These findings are sufficient to support the district court’s inventorship judgment. Co-inventors need not “physically work together or at the same time,” “make the same type or amount of contribution,” or “make a contribution to the subject matter of every claim of the patent.” 35 U.S.C. § 116. Inventorship is determined on a claim-by-claim basis. Because we find that the district court’s conclusions are supported by substantial evidence for both Nathan and Matheson—for at least one of the claim elements—we affirm the district court’s inventorship determinations with respect to the ’310 patent.
B. Obligation to Assign
NanoVapor next claims that the district court erred when it dismissed the action without first determining whether Nathan and Matheson had an obligation to assign their invention to NanoVapor. The district court found that it need not resolve whether there was an obligation to assign the patents because “all parties understood that the evidentiary hearing would resolve the issue of inventorship and would be dispositive of the remaining infringement claim in the case.” In other words, the district court found that NanoVapor had waived its right to ask the court to decide the assignment question. We agree. The district court did not err in dismissing the infringement claim with prejudice because “all parties understood that the evidentiary hearing would resolve the issue of inventorship and would be dispositive of the remaining infringement claim in the case.”
The Panel Affirms the Denial of Attorney Fees
Vapor Point cross-appeals the determination that it is not entitled to attorneys’ fees and the case is not exceptional. While we would have preferred a written explanation for its decision, upon review of the record, we do not find that the denial of Vapor Point’s motion was an abuse of the court’s discretion.
The district court’s ultimate determination on inventorship is supported by substantial evidence. NanoVapor cannot now assert equitable defenses to claims that were voluntarily dismissed. Moreover, NanoVapor waived its right to pursue ownership under an obligation to assign theory by explicitly representing that resolution of the inventorship issue would resolve the infringement issue. For the reasons discussed above, and because we find each of NanoVapor’s additional arguments unpersuasive, we affirm.
Judge O’Malley’s Concurring Opinion
I agree that the district court’s conclusions on inventorship are, as detailed in the majority opinion, supported by substantial evidence. I also agree that, by the stipulated dismissal of all state law claims and through its representations to the district court, NanoVapor’s counsel waived its right to an additional hearing on whether it has the right to assert ownership over the patent interests of Nathan and Matheson. I write separately, however, because I believe that, even if we did not find waiver, 35 U.S.C. § 261 requires NanoVapor to demonstrate that any assignment of patent rights was executed in writing, which it undeniably cannot do. NanoVapor’s admission that no writing exists should render unnecessary its request for an evidentiary hearing to determine if Nathan and Matheson had an obligation to assign their interests in the ’310 patent to NanoVapor. Without an assignment in writing, Nathan and Matheson could not give NanoVapor legal title to the patents sufficient to maintain standing in a patent infringement suit for money damages. To the extent Teets v. Chromalloy Gas Turbine Corp., 83 F.3d 403 (Fed. Cir. 1996) and its progeny are to the contrary, this court should consider overruling that precedent when presented with the question in a case where the issue is determinative of the outcome.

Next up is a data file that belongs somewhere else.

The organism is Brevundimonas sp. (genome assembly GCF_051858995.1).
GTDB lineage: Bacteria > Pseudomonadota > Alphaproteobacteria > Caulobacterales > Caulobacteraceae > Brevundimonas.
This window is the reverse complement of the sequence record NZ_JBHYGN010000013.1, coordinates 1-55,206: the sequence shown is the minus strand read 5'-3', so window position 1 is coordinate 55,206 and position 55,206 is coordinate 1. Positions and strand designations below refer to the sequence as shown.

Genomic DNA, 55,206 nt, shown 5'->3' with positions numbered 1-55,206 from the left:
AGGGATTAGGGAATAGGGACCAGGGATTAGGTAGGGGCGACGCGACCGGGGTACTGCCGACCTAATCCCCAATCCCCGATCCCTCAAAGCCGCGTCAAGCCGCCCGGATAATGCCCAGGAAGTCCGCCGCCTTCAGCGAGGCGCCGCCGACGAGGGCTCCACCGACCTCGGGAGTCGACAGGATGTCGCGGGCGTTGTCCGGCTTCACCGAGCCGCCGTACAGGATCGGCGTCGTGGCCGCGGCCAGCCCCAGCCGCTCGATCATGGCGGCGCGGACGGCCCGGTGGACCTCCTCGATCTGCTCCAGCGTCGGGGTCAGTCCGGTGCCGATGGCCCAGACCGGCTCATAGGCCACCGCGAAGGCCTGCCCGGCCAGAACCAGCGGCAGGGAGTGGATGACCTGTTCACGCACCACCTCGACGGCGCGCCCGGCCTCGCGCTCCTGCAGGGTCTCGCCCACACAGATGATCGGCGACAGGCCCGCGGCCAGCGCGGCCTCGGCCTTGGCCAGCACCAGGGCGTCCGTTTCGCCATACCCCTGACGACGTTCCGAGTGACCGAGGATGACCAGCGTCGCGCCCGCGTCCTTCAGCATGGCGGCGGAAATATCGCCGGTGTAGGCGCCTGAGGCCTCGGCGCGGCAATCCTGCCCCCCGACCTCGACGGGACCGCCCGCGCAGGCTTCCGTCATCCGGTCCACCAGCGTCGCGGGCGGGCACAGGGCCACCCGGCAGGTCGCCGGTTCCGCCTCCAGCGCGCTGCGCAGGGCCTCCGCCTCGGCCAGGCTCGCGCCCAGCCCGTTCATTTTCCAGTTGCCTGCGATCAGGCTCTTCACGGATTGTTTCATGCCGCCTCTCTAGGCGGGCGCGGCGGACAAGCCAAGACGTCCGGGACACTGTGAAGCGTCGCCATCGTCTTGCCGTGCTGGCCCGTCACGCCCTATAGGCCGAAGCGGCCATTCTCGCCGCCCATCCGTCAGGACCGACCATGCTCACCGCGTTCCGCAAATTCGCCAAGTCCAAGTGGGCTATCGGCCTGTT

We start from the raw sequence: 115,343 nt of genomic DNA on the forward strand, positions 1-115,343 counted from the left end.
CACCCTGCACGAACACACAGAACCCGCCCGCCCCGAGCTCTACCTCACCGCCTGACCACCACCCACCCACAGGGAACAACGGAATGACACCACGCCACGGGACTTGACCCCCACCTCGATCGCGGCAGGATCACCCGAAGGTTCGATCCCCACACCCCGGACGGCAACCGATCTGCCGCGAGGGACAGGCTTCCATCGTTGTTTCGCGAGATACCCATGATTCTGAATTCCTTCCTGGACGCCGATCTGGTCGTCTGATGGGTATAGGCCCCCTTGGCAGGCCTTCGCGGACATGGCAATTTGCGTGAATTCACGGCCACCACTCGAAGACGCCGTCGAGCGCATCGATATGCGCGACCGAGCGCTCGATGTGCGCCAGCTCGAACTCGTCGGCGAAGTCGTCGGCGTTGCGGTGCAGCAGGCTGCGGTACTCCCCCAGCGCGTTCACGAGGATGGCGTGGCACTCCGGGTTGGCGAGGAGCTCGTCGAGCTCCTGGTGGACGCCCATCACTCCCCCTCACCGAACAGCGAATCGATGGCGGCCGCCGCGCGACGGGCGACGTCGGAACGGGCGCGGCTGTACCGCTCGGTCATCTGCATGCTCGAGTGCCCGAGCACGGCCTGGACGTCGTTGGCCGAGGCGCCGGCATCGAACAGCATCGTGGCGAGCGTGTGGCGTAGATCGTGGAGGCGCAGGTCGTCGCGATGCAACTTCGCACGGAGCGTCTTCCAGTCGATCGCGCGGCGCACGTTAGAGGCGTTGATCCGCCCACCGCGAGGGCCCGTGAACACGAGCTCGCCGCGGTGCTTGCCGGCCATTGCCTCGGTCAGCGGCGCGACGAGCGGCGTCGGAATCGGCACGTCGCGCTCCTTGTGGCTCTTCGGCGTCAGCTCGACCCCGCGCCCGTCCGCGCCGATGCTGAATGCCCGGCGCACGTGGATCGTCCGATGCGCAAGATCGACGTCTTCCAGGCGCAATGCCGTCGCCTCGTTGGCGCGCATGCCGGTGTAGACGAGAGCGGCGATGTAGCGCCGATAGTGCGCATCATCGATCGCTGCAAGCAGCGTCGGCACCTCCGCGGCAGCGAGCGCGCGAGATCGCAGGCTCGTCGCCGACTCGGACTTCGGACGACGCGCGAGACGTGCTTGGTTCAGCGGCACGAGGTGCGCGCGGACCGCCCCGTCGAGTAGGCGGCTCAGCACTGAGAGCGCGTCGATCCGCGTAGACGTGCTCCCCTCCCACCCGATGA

In re Warsaw Orthopedic, Inc., Fed. Cir. 2015-1050, -1058 (August 9, 2016)
The ’997 patent relates to spinal surgery that inserts an artificial implant between two adjacent vertebrae from a patient’s side. In particular, the ’997 patent discloses “instrumentation and methods of performing surgical procedures on the human thoracic and lumbar spine along the lateral aspect (i.e., side) of the spine” to correct thoracic and lumbar disc disease and spinal deformities where concomitant fusion is desired. The lateral approach to spinal surgery disclosed by the ’997 patent seeks to avoid complications that may arise when the surgery is performed anteriorly or posteriorly (i.e., from the front or back of a patient).
The ’997 patent contains four independent claims—including claims 1 and 17—and twenty-six dependent claims. Independent claims 1 and 17 follow a similar structure: they recite a method that begins with an incision in the patient’s side, followed by steps of advancing specific instruments into the surgical path and inserting an implant between the vertebrae to be fused.
Substantial Evidence Supports the PTAB’s Findings as to Brantigan and the Motivation to Combine Prior Art References
Warsaw challenges the PTAB’s factual findings regarding the teachings of Brantigan as well as its finding of a motivation to combine Brantigan with Leu and Jacobson. Warsaw alleges that “Brantigan does not disclose an implant with any dimension spanning ‘substantially the full transverse width’ of a vertebra” as recited in claims 1 and 17 of the ’997 patent, such that the PTAB erred in finding claims 1 and 17 obvious in light of Brantigan. Warsaw’s argument assumes that the limitation “substantially the full transverse width” in claims 1 and 17 means that the length of the patented implant must extend beyond a vertebra’s endplate to include the apophyseal ring. The PTAB did not agree with that and neither do we.